“It was clear that the file sharing law firms were not going to let parliament have the last word. By requiring recipients of file sharing warning letters to pay increased compensation, the law firms can make up for the decreased legal fees. I assume that a presumably legal cross-financing deal has been agreed. Future legal cases will no doubt reflect the level of compensation being sought.”
File sharing and series
The new rules on unfair business practices have led file sharing law firms to develop new and lucrative business models. The model involves the law firms sending warning letters for individual episodes from TV series.
Internet users rarely download just one episode from a series. By itemising each individual series episode in a file sharing warning letter, the law firms can artificially increase the amount of compensation they demand.
The excerpt below shows how the episodes from a well-known American series have been itemised.
The same principle applies to the classic warning letter infringements called “German Top 100”.
Even though claim values have been capped by the new legislation on unfair business practices, making these so-called “chart containers” available to the public through file sharing software can still prove costly.
In theory, the law firms can demand 100 payments of compensation, in other words for each individual song. Compensation could therefore amount to €15,000.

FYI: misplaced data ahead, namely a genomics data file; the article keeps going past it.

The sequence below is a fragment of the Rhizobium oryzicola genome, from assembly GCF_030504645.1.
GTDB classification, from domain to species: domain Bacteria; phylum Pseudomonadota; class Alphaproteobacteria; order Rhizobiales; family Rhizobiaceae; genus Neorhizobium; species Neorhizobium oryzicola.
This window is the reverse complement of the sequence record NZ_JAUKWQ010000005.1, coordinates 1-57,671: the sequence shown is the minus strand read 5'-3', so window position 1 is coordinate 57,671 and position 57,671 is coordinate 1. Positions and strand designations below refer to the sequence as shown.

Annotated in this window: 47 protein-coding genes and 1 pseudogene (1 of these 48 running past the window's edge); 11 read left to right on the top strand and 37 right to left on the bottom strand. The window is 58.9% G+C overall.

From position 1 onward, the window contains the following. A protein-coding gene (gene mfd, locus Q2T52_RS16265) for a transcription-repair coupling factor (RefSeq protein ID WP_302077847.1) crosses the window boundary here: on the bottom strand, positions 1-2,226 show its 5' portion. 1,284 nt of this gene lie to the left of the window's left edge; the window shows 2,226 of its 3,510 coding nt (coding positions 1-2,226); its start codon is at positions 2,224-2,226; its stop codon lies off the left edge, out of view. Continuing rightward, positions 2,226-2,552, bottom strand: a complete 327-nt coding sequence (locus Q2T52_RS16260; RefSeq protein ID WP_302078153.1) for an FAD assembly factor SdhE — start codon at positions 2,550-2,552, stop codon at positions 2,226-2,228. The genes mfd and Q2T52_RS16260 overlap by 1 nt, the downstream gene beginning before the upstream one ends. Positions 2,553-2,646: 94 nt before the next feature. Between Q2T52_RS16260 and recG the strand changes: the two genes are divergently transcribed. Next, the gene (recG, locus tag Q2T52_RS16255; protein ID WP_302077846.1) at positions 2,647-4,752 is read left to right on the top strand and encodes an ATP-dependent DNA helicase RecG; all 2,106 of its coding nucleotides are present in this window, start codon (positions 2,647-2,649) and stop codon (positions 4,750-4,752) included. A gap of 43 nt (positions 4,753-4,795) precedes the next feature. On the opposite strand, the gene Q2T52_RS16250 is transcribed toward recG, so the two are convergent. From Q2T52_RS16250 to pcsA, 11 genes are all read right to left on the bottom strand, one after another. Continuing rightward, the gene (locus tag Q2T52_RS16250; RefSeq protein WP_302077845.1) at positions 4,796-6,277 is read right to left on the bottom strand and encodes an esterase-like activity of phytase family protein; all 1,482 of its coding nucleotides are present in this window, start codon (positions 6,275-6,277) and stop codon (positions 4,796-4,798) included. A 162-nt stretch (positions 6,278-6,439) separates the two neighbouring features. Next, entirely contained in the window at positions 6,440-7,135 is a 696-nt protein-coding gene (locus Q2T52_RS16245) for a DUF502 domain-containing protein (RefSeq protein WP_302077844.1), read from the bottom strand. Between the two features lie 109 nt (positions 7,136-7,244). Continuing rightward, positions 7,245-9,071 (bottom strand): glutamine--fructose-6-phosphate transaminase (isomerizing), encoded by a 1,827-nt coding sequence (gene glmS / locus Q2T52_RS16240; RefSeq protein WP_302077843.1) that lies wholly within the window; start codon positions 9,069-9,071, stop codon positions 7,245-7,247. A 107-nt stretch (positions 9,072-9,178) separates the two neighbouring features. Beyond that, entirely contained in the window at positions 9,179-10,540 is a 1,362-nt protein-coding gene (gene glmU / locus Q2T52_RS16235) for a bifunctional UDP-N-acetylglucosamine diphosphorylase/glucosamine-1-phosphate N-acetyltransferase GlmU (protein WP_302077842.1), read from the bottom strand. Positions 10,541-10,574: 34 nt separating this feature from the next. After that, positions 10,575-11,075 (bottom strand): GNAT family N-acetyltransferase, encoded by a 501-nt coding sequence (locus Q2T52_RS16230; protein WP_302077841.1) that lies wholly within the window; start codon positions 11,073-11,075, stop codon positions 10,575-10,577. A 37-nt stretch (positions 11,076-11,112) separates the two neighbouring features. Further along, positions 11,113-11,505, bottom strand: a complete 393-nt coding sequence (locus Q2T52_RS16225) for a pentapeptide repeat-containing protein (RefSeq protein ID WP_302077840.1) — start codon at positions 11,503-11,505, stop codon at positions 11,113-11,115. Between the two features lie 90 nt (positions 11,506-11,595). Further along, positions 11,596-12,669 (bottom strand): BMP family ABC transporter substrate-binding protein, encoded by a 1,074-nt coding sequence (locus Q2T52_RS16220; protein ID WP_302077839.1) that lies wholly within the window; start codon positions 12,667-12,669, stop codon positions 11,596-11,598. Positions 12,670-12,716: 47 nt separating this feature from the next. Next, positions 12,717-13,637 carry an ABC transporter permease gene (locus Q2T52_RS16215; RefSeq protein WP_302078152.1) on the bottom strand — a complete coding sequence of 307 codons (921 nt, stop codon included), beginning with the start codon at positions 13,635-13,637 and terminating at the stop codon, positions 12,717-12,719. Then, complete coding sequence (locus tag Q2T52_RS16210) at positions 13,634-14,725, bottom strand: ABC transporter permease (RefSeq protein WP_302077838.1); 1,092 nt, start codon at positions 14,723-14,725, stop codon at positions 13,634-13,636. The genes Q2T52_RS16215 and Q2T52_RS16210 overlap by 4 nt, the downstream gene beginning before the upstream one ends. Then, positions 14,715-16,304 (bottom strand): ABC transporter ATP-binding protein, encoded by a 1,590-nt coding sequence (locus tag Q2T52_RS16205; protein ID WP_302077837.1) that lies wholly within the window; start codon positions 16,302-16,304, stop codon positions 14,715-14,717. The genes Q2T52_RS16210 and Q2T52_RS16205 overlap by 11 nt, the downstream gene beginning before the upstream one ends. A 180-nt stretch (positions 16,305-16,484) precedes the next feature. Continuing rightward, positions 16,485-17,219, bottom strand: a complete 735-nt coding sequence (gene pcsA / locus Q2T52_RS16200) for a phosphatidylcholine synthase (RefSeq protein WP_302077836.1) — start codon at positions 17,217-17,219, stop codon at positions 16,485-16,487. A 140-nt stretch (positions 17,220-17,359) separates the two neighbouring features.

“For many internet users, it is unjustifiable that the judges accept a compensation claim of 150-300 euros for each piece of music, when the same songs can be bought on iTunes for just one euro,” Solmecke explains, “The difference, however, between iTunes and file sharing is that through file sharing a piece of music is not just downloaded once, but also uploaded and therefore widely distributed to the general public.”
“Whether the new amounts of compensation being sought will be accepted by the courts, remains to be seen,” the partner at Wilde Beuger Solmecke concluded.
Exceptions to the cap
While the new legislation on unfair business practices caps claim values, file sharing law firms are able to plead an exception to the rule. The exception applies if the cap would be “unreasonable in the individual circumstances”.